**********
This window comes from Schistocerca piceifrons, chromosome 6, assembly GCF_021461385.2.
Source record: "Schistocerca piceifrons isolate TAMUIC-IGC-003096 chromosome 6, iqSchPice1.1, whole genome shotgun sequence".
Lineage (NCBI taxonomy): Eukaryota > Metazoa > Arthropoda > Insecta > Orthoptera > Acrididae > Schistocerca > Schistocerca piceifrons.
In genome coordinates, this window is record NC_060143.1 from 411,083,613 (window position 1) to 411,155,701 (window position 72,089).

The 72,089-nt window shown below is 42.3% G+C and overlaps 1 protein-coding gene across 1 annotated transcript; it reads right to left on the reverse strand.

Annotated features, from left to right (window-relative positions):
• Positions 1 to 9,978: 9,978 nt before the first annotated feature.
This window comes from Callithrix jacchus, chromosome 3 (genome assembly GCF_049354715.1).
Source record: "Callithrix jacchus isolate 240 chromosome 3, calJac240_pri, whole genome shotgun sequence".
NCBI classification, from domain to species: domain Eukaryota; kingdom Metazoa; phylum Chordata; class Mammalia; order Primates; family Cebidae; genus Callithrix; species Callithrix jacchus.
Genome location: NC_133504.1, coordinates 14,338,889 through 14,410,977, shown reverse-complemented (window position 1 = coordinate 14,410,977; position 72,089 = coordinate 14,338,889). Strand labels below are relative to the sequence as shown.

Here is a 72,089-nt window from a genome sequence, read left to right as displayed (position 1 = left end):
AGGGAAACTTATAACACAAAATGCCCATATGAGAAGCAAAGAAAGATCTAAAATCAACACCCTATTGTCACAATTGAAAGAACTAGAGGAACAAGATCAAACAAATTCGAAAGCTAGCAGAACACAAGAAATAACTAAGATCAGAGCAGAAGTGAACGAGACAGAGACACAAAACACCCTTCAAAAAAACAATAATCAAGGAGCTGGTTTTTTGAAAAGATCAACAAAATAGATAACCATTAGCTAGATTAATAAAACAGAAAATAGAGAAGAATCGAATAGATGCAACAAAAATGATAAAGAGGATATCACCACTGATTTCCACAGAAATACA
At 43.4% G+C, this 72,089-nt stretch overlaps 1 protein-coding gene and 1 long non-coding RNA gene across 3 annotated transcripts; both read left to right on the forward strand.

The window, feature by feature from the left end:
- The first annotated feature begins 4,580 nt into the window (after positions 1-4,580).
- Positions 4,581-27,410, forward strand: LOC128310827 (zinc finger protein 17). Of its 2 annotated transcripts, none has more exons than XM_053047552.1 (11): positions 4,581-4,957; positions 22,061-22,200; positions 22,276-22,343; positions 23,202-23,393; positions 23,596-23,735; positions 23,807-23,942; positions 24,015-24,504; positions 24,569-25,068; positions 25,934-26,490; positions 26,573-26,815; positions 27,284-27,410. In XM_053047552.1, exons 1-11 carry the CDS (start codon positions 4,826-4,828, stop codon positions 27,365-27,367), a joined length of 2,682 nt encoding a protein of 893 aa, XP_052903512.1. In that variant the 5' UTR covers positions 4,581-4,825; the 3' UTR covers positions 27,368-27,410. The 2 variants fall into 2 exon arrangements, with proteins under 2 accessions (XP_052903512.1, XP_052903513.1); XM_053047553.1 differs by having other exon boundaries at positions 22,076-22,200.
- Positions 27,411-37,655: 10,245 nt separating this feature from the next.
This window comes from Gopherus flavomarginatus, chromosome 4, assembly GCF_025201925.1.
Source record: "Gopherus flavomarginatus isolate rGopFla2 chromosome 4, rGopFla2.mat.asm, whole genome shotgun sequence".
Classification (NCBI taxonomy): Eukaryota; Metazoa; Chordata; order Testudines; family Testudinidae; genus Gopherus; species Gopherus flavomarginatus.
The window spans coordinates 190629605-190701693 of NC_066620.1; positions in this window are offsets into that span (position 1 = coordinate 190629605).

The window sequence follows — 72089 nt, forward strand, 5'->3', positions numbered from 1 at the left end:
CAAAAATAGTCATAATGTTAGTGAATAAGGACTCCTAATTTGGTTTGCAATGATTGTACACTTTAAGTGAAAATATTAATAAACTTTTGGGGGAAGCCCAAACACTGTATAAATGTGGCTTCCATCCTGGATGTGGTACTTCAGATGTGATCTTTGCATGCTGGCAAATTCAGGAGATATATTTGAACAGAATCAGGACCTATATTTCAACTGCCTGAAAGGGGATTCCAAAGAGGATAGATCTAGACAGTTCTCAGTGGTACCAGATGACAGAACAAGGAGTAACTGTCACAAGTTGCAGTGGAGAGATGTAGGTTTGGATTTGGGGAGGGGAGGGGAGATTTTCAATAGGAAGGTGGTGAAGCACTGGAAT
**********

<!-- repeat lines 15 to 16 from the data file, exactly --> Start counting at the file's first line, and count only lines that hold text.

The window, feature by feature from the left end:
- The first annotated feature begins 4,580 nt into the window (after positions 1-4,580).